Long press notifications to see more information and options.
You can then turn off notifications or uninstall the app.
The screens above are pretty much the same on Android 11 and 12. Depending on your version of Android, there may be an information button instead of a settings cog (which will take you to the options of the application), a button that says ‘Block all notifications,’ or a simple toggle.
Samsung notification announcements
If you have a Samsung phone, you might have seen company ads in your notification bar (even for the device you’re currently using). One example was in August 2019, when the company sent out several alerts on the all-new Note10.
I have this on my Note9. I don’t know if it’s because my Note9 thinks it’s a Note10 or if it’s an advertisement. pic.twitter.com/CeD2KfmidE
– Max Weinbach (@MaxWinebach) August 9, 2019
Check it out. Did you know the Note 10 is at AT&T? Verizon? T Mobile? pic.twitter.com/36GhYGA4Zn
– Jeff Springer (@ jspring86az) August 10, 2019
As if it wasn’t enough to receive annoying alerts from your own phone maker, some of them can’t be turned off by holding down the notification bar – Samsung makes you find each of the toggles in its apps that s ‘turn off notification announcements. Here’s how to find them.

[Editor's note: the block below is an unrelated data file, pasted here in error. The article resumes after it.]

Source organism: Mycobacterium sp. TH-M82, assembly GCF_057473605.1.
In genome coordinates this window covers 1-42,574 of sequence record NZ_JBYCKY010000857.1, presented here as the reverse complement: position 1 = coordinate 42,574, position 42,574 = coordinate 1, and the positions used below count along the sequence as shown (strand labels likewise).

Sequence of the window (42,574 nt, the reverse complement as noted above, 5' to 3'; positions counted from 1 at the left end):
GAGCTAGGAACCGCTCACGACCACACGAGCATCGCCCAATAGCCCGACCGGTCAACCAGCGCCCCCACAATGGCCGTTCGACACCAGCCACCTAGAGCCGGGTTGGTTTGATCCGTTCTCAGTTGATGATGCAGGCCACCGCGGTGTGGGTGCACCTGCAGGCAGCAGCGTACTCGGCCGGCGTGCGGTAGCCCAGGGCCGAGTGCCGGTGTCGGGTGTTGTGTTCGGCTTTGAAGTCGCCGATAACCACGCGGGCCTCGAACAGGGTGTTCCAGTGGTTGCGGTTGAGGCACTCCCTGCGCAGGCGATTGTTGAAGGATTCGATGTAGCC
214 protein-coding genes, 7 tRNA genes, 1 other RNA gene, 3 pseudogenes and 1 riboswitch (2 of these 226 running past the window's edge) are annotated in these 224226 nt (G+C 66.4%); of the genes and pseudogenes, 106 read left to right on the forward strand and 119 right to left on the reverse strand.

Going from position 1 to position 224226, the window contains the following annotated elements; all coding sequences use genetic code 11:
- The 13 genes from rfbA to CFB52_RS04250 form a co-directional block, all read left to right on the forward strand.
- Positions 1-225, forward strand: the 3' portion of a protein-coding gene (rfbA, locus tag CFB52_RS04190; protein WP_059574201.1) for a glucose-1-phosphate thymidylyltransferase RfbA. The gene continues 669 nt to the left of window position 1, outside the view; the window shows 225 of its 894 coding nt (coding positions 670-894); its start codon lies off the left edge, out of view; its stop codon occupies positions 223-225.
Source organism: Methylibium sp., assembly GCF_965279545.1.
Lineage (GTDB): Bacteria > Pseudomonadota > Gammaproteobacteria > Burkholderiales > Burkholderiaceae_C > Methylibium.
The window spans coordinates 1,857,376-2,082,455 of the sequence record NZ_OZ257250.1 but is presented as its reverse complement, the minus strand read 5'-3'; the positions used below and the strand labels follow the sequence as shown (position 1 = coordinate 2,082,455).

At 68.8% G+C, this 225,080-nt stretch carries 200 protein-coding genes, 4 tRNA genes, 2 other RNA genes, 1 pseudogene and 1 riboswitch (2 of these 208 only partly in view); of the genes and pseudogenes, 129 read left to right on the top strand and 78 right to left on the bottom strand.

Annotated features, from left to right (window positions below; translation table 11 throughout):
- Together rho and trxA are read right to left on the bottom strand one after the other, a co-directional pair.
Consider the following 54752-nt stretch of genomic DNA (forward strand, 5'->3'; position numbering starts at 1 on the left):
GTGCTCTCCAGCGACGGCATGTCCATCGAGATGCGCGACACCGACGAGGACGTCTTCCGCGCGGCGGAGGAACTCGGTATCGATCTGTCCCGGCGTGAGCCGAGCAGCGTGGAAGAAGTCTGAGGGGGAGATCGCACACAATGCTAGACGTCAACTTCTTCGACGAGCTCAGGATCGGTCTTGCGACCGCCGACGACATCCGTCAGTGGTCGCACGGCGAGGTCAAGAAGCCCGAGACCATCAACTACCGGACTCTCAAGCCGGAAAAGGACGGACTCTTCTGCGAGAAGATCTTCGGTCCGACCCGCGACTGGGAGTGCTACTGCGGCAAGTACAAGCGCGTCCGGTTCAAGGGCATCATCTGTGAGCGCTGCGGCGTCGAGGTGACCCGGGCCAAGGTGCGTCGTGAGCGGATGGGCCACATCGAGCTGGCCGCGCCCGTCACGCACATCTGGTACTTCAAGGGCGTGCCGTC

- Open Samsung Pay on your phone
- Open the side menu and tap “Settings”
- Under “General”, turn off “Marketing and promotions”.
- Open Bixby on your phone
- Press the menu button at the top right and select “Settings”
- Under “General”, turn off “Marketing notifications”.
Samsung push service
Another culprit is called Samsung Push Service, but luckily this can be disabled in the usual way:
- Open ‘Settings’ then ‘Applications’
- Search for “Samsung Push Service”
- Tap on “Notifications”
- Disable “Marketing”.
While setting up your Samsung device, there may also be a toggle to disable ads on the operating system. In Europe, disabling this option appears to prevent ad serving (potentially in order to be GDPR compliant). In other areas your mileage may vary.
Notification ads from a web browser
If you receive a notification ad from a web browser, it’s probably not the browser itself sending it – it’s a website you’ve granted access to notifications at some point in time. . You might have done it accidentally, or you might not have noticed until the site started sending more and more alerts. Whatever the reason, you can easily mute notifications from specific sites.